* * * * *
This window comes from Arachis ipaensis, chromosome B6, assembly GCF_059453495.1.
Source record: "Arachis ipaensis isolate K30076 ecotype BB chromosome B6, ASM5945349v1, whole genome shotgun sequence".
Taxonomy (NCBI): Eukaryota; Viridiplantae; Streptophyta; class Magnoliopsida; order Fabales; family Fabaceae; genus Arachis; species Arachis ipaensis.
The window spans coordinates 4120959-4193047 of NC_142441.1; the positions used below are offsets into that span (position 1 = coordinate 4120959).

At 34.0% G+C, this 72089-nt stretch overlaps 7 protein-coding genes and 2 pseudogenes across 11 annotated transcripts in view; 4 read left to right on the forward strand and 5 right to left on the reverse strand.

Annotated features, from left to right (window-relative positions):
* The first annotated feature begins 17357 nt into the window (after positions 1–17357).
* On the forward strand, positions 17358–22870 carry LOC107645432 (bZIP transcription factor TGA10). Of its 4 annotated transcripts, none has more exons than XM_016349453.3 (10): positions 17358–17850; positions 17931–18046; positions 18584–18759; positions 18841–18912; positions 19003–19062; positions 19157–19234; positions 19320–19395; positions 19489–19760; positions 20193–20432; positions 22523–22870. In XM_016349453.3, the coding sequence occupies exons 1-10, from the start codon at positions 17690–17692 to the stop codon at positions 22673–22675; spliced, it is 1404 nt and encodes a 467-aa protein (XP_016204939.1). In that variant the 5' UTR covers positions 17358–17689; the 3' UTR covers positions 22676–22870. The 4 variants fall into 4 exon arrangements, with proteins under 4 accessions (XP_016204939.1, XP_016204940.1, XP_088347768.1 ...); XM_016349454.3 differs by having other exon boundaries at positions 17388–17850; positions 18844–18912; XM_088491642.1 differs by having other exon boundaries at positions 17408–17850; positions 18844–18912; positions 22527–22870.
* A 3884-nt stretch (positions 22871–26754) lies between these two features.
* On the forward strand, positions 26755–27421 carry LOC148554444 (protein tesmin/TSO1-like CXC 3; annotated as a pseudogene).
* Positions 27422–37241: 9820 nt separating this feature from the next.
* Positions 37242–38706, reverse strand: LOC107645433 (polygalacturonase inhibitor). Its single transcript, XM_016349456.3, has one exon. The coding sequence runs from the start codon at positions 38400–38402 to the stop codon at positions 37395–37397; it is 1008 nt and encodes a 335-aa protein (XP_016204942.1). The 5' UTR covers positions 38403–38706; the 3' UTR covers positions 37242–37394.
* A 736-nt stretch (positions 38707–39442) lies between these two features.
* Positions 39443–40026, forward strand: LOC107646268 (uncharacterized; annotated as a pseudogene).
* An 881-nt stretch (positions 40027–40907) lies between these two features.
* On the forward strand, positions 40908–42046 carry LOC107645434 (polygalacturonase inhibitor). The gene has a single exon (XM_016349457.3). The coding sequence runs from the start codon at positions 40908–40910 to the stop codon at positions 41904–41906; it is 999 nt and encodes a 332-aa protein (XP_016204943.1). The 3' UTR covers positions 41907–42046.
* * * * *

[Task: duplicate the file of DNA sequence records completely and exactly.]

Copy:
This window comes from Arachis ipaensis, chromosome B6, assembly GCF_059453495.1.
Source record: "Arachis ipaensis isolate K30076 ecotype BB chromosome B6, ASM5945349v1, whole genome shotgun sequence".
Taxonomy (NCBI): Eukaryota; Viridiplantae; Streptophyta; class Magnoliopsida; order Fabales; family Fabaceae; genus Arachis; species Arachis ipaensis.
The window spans coordinates 4120959-4193047 of NC_142441.1; the positions used below are offsets into that span (position 1 = coordinate 4120959).

At 34.0% G+C, this 72089-nt stretch overlaps 7 protein-coding genes and 2 pseudogenes across 11 annotated transcripts in view; 4 read left to right on the forward strand and 5 right to left on the reverse strand.

Annotated features, from left to right (window-relative positions):
* The first annotated feature begins 17357 nt into the window (after positions 1–17357).
* On the forward strand, positions 17358–22870 carry LOC107645432 (bZIP transcription factor TGA10). Of its 4 annotated transcripts, none has more exons than XM_016349453.3 (10): positions 17358–17850; positions 17931–18046; positions 18584–18759; positions 18841–18912; positions 19003–19062; positions 19157–19234; positions 19320–19395; positions 19489–19760; positions 20193–20432; positions 22523–22870. In XM_016349453.3, the coding sequence occupies exons 1-10, from the start codon at positions 17690–17692 to the stop codon at positions 22673–22675; spliced, it is 1404 nt and encodes a 467-aa protein (XP_016204939.1). In that variant the 5' UTR covers positions 17358–17689; the 3' UTR covers positions 22676–22870. The 4 variants fall into 4 exon arrangements, with proteins under 4 accessions (XP_016204939.1, XP_016204940.1, XP_088347768.1 ...); XM_016349454.3 differs by having other exon boundaries at positions 17388–17850; positions 18844–18912; XM_088491642.1 differs by having other exon boundaries at positions 17408–17850; positions 18844–18912; positions 22527–22870.
* A 3884-nt stretch (positions 22871–26754) lies between these two features.
* On the forward strand, positions 26755–27421 carry LOC148554444 (protein tesmin/TSO1-like CXC 3; annotated as a pseudogene).
* Positions 27422–37241: 9820 nt separating this feature from the next.
* Positions 37242–38706, reverse strand: LOC107645433 (polygalacturonase inhibitor). Its single transcript, XM_016349456.3, has one exon. The coding sequence runs from the start codon at positions 38400–38402 to the stop codon at positions 37395–37397; it is 1008 nt and encodes a 335-aa protein (XP_016204942.1). The 5' UTR covers positions 38403–38706; the 3' UTR covers positions 37242–37394.
* A 736-nt stretch (positions 38707–39442) lies between these two features.
* Positions 39443–40026, forward strand: LOC107646268 (uncharacterized; annotated as a pseudogene).
* An 881-nt stretch (positions 40027–40907) lies between these two features.
* On the forward strand, positions 40908–42046 carry LOC107645434 (polygalacturonase inhibitor). The gene has a single exon (XM_016349457.3). The coding sequence runs from the start codon at positions 40908–40910 to the stop codon at positions 41904–41906; it is 999 nt and encodes a 332-aa protein (XP_016204943.1). The 3' UTR covers positions 41907–42046.